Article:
His life was a running planetary pop opera for the ages. From Somalia to Bangladesh, everyone is familiar with the basic contours of his story – the pibe from Villa Fiorito, a poor suburb of Buenos Aires (“I am a slum dweller”), who elevated football to the status of pure art.
Being the king of the pitch is one thing. Playing on the global pitch non-stop is a completely different ball game. Multitudes instinctively seized what he was all about – like he was always emitting a magic buzz in a higher frequency, beyond the Empire of the Senses.
Italians, who know a thing or two about aesthetic genius, would compare him to Caravaggio: a wild, human – all too human – pagan deity dwelling in light and shades, hitting all time lows over and over as virtually his whole life played out in public: the dizzying ballet of all inner demons exploding, family scandals, divorces, rivers of alcohol, doping, evading the income tax enforcers, Himalayas of Colombian marching powder, countless intimations of death amid perpetual joy.
He personified the non-stop crossover of Olympian Heights with The Harder They Fall: a walking – dribbling – fest of wild contradictions, beyond good and evil. To borrow, laterally, from T.S. Eliot, he was like a river, “a strong brown god – sullen, untamed and intractable.”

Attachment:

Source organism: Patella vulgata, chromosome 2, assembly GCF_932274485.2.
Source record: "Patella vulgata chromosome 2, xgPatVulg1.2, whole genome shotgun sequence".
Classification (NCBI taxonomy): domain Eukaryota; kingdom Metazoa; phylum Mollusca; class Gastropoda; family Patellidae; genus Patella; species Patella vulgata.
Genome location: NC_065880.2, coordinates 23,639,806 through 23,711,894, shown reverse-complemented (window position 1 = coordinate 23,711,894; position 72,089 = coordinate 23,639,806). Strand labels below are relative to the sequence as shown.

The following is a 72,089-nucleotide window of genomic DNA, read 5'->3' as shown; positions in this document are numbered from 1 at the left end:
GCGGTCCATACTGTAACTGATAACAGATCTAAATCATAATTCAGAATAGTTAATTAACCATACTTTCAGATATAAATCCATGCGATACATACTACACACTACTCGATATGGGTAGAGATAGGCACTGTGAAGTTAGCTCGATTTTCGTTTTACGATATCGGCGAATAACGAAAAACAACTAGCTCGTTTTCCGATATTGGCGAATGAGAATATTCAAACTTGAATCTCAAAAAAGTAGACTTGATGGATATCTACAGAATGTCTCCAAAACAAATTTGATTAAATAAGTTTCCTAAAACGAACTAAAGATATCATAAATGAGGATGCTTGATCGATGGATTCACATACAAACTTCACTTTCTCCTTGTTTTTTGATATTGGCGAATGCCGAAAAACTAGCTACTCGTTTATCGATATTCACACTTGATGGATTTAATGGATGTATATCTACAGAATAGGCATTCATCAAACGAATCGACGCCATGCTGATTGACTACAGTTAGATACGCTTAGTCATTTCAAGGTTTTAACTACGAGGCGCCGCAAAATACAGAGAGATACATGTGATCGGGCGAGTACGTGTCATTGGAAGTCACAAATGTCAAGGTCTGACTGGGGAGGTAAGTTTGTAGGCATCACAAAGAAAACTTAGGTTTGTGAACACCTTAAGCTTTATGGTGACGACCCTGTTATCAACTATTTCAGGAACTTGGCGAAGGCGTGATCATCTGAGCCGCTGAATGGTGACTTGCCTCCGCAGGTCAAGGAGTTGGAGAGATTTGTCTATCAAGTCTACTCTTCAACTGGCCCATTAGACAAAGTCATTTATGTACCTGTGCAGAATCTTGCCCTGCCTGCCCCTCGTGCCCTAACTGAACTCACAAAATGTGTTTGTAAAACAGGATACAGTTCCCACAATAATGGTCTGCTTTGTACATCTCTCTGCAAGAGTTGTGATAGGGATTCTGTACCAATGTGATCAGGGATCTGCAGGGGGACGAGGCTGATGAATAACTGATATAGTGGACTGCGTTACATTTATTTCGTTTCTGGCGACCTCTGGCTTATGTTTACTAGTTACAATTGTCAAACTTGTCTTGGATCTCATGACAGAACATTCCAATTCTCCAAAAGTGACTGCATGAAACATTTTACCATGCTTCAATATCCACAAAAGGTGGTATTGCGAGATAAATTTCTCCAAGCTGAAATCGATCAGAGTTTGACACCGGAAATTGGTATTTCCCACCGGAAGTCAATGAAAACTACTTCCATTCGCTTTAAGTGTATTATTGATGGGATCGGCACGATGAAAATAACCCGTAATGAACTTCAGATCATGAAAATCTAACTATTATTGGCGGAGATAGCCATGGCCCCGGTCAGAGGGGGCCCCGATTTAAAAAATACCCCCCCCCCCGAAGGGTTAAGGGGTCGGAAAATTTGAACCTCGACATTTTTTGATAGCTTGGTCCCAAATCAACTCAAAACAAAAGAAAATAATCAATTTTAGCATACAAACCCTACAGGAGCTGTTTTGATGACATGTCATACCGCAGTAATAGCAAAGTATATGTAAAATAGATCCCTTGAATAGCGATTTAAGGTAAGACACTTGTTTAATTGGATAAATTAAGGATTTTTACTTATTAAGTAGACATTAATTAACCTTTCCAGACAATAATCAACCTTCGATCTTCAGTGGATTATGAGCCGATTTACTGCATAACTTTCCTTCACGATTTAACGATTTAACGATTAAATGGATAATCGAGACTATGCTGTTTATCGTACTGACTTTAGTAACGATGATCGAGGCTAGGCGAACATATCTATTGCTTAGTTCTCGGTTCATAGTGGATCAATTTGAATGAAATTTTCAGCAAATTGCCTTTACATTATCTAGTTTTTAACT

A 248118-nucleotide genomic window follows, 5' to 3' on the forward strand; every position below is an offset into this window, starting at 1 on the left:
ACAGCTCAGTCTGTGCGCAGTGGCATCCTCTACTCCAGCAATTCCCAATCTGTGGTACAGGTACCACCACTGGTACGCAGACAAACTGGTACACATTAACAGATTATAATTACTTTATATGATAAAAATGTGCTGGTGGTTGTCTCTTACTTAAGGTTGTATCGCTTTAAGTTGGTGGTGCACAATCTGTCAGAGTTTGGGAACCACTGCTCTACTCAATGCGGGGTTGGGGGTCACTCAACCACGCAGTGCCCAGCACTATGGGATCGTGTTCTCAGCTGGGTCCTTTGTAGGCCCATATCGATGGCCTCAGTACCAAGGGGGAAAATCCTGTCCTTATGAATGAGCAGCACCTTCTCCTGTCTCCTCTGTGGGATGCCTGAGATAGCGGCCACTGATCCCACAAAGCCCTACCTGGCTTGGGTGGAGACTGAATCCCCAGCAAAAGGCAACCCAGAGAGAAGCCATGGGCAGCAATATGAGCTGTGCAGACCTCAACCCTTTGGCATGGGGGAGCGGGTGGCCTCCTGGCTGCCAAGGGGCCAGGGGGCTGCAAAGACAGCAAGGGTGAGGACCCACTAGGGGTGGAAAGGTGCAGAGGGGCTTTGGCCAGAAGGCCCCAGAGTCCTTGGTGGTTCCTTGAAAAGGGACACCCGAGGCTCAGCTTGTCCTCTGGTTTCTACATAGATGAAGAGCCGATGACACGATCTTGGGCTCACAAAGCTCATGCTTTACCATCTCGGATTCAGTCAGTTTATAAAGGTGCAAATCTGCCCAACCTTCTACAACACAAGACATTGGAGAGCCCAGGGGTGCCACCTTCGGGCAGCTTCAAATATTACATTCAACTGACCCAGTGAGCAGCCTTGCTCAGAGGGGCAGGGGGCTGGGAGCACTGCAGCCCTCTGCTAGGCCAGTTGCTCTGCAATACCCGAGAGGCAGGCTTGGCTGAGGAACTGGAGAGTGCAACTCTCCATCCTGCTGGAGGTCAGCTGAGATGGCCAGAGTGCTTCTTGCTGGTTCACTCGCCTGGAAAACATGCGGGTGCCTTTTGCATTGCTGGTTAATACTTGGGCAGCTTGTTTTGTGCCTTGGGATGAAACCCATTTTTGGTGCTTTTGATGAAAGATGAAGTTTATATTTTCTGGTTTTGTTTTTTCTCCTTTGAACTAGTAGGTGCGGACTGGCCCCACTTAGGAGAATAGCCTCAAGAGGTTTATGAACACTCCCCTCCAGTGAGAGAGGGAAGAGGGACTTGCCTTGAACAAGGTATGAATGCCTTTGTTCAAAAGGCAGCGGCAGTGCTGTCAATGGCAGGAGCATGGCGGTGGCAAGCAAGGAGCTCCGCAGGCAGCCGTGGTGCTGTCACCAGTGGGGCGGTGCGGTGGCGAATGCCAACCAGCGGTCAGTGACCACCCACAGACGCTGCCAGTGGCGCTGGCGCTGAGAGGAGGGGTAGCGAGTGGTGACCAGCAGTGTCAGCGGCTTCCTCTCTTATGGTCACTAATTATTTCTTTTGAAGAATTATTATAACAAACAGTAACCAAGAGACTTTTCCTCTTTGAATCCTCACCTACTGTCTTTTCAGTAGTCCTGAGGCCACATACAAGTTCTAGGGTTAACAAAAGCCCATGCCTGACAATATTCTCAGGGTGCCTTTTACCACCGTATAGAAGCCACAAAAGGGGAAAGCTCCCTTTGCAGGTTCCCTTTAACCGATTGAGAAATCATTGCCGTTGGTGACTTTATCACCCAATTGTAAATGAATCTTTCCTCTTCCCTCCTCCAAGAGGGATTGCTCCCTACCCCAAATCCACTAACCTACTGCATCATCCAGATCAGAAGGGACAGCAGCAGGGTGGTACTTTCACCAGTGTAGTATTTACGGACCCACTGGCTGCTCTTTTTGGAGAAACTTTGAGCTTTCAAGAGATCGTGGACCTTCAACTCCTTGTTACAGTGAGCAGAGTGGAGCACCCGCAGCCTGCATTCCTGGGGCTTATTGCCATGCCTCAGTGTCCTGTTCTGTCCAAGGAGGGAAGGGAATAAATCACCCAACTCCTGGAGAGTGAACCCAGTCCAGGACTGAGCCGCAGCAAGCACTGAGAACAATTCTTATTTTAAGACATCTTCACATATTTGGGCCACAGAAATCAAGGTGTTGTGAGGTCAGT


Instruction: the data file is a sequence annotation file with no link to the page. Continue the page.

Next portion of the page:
The late, great Eduardo Galeano did picture him as a pagan deity, just like one of us: “arrogant, womanizer, weak…. We’re all like that!” El Pibe was the ultimate dirty god – “a sinner, irresponsible, presumptuous, a drunkard.” He could “never return to the anonymous multitude where he came from.”
He may have mesmerized the world with the Argentina celeste jersey, but his masterpiece, arguably, was performed in real time at Napoli FC – the quintessential Italian working class club. Instinctively, once again, he aligned with the underdogs, the despised, the beggars’ banquet, and like a natural-born David he slew the northern Goliaths – Juventus, Milan, Inter.
He never ceased to see himself as a kid from the barrio. And that forged his politics – his instinct always pointing towards justice. He was always on the progressive side of history – a tattoo of Che on his right arm, a tattoo of Fidel on his left leg.
El Comandante Fidel was like a surrogate father. (Another intimation from the heavens: They died on the same date four years apart.) He embraced Hugo Chavez, Evo Morales and Lula. And he considered himself “a Palestinian.” Anti-empire – all the way.
By poetic justice, the Hand of God had to be intertwined, in the same match, with the most spectacular goal in history. “What planet are you from?” cried the legendary Uruguayan-born narrator at an Argentina radio station. The dirty god himself later acknowledged those were a one-two counterpunch against the Brits for the Falklands/Malvinas.
In “10.6 Seconds,” set on that fateful June 22, 1986 in the Aztec Stadium in Mexico, Argentine writer Hernan Casciari engaged in no less than an astonishing update of “El Aleph,” by that Buddha in a grey suit Jorge Luis Borges. That sets the legend in stone – echoing in eternity:
“The player knew he made forty four steps and twelve ball touches, all with his left foot. He knows the play will last 10.6 seconds. Then, he thinks it’s about time to tell the whole world who he is, who he was and who he’ll be till the end of time.”